The good news is that the pinging sound your car’s engine was making for the last month has finally stopped. The bad news is that the sound stopped because the engine stopped working. You take the car to a local mechanic who tells you it will cost $1,000 to repair.
How would you handle this type of unexpected emergency? Would you be prepared?
Only about 4 in 10 Americans (37 percent) say they would pay for an unexpected expense with savings, a Bankrate survey found. Almost a quarter more (23 percent) say they’d pay for an emergency by reducing spending on other things.
Credit cards would be an option for 15 percent and another 15 percent would borrow from family or friends. That leaves nearly 10 percent who have no idea what they’d do.
Not surprisingly, a person’s level of income was a major factor in how well they’d be able to handle the $1,000 emergency. Those with higher incomes were most likely to say they would rely on savings for emergencies, notes Bankrate. Over half, 54 percent, of those earning $75,000 or more annually said they would have the cash to deal with the problem. Only 23 percent of people with yearly incomes less than $30,000 said they would use savings. And 9 percent of respondents in this income level said they had now idea how they would pay for the unexpected expense.
Having an emergency fund when you have a low income is certainly difficult. But the alternative is likely to be even costlier in the long run. Being poor is expensive in large part because the inability to pay things like basic maintenance on a vehicle can lead to expensive “unexpected” emergency costs.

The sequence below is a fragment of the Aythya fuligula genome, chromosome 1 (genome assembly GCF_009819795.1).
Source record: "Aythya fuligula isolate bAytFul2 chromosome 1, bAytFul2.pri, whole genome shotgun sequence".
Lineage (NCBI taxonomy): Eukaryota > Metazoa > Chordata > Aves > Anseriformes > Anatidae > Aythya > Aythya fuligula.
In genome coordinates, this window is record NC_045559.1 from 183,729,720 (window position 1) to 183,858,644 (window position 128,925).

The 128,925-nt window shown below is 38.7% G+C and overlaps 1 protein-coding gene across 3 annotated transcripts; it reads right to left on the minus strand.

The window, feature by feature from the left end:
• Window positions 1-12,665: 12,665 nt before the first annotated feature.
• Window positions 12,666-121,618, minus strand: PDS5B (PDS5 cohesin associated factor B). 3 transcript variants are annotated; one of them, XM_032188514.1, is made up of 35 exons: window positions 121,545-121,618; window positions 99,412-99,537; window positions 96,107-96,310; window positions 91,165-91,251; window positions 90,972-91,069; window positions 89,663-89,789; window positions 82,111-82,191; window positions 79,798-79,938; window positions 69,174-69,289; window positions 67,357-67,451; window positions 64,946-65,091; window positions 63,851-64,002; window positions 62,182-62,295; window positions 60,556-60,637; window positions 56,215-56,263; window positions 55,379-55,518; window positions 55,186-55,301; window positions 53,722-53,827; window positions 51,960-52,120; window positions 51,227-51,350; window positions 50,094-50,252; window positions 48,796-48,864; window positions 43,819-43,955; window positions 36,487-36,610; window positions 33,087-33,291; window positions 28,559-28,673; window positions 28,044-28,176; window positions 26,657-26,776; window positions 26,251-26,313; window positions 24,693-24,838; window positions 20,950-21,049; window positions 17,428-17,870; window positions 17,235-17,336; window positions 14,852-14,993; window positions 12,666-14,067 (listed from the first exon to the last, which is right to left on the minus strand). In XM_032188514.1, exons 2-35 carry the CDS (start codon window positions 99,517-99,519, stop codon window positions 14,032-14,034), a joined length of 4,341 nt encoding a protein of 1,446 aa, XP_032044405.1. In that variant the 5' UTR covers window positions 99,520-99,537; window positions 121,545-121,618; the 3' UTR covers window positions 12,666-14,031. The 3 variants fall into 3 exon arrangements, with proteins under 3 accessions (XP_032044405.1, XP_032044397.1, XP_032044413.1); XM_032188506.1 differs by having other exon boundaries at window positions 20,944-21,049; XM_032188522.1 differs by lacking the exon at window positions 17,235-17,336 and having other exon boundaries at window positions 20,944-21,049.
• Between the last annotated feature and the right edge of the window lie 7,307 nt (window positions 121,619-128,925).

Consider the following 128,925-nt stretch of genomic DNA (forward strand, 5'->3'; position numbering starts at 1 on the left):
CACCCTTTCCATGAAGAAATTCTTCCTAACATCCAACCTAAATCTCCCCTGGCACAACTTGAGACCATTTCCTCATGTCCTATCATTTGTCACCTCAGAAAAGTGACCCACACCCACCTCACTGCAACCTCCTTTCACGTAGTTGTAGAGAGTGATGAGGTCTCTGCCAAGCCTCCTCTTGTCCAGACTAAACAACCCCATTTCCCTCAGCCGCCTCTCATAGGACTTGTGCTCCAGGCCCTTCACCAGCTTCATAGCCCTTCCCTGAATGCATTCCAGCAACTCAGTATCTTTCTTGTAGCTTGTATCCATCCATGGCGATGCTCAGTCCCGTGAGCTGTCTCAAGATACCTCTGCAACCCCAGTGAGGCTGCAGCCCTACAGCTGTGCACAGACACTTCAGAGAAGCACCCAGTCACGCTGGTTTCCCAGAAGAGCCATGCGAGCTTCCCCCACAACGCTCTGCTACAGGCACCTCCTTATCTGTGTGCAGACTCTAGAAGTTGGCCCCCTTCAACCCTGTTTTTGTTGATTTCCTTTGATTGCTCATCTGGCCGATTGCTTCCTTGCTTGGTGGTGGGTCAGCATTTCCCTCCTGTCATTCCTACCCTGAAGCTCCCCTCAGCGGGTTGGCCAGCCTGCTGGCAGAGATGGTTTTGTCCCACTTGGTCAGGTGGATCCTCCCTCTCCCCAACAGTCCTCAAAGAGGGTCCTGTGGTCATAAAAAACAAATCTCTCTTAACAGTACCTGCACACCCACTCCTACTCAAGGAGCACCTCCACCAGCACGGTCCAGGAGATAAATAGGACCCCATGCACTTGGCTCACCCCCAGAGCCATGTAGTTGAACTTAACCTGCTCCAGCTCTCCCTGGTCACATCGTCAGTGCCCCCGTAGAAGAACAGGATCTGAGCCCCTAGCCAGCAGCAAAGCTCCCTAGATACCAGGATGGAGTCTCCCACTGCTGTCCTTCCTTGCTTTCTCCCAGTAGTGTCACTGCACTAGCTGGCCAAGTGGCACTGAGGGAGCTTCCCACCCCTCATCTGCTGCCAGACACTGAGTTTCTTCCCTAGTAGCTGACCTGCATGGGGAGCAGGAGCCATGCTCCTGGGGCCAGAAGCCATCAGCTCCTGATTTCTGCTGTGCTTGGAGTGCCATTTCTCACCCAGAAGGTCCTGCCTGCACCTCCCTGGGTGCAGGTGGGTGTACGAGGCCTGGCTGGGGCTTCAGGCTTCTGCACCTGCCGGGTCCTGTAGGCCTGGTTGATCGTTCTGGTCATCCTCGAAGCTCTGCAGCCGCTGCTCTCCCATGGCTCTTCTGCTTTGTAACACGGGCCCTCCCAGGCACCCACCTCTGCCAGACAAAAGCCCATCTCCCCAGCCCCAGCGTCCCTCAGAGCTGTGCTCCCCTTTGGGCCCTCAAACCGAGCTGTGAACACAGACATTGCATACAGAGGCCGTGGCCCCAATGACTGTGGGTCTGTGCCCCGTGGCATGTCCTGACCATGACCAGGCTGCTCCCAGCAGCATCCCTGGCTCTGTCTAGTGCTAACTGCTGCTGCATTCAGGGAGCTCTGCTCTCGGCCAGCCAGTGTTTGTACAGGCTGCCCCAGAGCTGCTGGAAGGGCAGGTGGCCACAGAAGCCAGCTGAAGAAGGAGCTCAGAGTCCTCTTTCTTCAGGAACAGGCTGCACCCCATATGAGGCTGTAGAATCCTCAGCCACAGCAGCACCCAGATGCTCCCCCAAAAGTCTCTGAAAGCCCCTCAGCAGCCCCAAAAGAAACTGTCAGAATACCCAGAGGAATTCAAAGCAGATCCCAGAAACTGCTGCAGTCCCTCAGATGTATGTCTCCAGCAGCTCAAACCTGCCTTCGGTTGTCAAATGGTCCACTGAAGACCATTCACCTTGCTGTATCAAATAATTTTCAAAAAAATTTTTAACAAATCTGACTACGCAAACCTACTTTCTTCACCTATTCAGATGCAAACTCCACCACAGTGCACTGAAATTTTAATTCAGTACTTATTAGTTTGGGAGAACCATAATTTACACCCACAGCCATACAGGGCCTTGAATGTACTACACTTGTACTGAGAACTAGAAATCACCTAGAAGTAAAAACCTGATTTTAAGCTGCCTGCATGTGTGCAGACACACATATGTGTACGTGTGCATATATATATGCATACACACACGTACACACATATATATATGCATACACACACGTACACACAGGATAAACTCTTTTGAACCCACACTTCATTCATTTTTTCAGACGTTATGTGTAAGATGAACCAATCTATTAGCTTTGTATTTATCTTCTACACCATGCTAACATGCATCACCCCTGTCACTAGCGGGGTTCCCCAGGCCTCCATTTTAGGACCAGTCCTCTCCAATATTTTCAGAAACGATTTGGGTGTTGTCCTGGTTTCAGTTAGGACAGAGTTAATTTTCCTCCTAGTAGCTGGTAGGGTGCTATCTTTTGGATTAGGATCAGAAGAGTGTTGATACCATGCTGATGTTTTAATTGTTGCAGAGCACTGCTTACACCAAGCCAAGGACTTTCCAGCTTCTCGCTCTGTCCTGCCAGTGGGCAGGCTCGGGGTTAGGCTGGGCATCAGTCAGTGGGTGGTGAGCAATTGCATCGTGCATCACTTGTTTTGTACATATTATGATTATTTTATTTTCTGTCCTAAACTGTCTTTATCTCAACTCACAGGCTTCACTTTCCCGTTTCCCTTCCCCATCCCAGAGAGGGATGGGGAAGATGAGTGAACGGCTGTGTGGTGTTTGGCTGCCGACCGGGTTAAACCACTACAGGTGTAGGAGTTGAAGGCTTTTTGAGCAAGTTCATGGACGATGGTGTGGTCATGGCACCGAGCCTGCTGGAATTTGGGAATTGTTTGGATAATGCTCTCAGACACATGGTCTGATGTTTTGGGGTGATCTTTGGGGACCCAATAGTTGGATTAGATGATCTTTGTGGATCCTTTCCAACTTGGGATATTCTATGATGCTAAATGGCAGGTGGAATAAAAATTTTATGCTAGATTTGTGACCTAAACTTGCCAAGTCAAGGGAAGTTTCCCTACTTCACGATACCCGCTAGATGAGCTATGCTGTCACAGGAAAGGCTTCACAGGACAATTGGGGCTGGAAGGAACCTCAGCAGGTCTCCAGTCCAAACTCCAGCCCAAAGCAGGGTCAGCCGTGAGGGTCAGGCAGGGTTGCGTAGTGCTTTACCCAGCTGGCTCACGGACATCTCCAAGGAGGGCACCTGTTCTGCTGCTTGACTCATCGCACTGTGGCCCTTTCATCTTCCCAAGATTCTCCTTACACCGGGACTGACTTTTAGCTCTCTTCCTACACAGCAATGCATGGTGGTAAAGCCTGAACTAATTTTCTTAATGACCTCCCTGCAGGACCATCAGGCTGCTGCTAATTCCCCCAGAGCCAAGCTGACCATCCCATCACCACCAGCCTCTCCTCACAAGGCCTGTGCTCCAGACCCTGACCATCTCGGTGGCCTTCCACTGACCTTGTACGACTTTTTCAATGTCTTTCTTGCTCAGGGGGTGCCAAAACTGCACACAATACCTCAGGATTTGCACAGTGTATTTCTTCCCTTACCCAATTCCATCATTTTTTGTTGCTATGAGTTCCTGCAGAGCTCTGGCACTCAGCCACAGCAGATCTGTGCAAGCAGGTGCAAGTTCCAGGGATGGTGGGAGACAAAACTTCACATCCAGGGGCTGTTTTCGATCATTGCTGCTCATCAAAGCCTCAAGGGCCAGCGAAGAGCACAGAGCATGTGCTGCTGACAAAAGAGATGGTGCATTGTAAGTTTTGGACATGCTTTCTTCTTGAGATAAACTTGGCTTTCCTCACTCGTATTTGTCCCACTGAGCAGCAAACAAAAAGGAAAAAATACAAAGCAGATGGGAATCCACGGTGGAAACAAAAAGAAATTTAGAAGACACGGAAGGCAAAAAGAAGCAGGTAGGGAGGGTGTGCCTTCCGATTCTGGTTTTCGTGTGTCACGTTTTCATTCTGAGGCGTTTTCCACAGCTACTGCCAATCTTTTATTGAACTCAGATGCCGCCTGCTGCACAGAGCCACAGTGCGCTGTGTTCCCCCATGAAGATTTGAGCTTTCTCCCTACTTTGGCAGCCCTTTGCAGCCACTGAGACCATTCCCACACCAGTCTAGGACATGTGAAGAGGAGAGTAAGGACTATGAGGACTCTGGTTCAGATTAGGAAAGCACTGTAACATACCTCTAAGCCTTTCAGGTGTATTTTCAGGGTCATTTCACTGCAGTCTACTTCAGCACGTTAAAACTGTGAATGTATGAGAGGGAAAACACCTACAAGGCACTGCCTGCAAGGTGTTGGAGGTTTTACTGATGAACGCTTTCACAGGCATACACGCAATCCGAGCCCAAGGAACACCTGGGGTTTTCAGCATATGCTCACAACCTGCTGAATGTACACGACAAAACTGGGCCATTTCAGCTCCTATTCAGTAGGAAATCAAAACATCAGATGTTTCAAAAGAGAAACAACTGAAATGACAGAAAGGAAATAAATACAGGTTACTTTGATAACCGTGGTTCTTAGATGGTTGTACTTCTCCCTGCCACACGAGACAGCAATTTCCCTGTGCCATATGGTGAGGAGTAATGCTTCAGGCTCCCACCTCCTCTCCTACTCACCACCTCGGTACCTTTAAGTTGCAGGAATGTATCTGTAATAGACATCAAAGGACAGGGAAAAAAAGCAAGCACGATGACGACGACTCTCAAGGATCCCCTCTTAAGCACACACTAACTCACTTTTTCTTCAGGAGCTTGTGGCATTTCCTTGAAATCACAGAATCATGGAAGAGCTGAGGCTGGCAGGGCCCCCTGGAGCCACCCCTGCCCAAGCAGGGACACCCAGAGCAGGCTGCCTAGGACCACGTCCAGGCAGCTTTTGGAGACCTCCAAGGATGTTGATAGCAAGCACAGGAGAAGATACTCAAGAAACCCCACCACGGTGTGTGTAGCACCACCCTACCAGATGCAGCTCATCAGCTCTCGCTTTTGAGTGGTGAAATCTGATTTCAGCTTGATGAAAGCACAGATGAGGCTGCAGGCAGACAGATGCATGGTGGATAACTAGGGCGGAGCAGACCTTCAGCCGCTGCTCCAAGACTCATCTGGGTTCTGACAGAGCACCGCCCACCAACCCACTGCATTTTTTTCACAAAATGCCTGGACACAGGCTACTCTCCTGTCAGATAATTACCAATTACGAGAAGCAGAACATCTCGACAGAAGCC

So how do you save money for the inevitable rainy day? Financial advisor Dave Ramsey recommends several ways to start a $1,000 emergency fund:
In this first step, the goal is to save $1,000 as fast as you can. Go through your storage boxes and sell some stuff. Work an extra job. Do whatever it takes to start saving money. Once you have it, open a checking account that is separate from your regular account and put the cash there. When a car battery goes out or a baseball meets a window in your house, you won’t have to go into debt to fix it. You don’t want to dig a deeper hole while you’re trying to work your way out.
Ramsey offers several tips for how to quickly establish that savings buffer. But the most important step is to decide to do it and believe you can. “No matter what tricks you use or how much money you can dig up,” says Ramsey, “you won’t hit a savings goal if you don’t believe you can do it.”
Dr. Morse shows that mothers create the basic attachments that lay the groundwork for the development of the conscience and only the family can socialize children to use their freedom responsibly.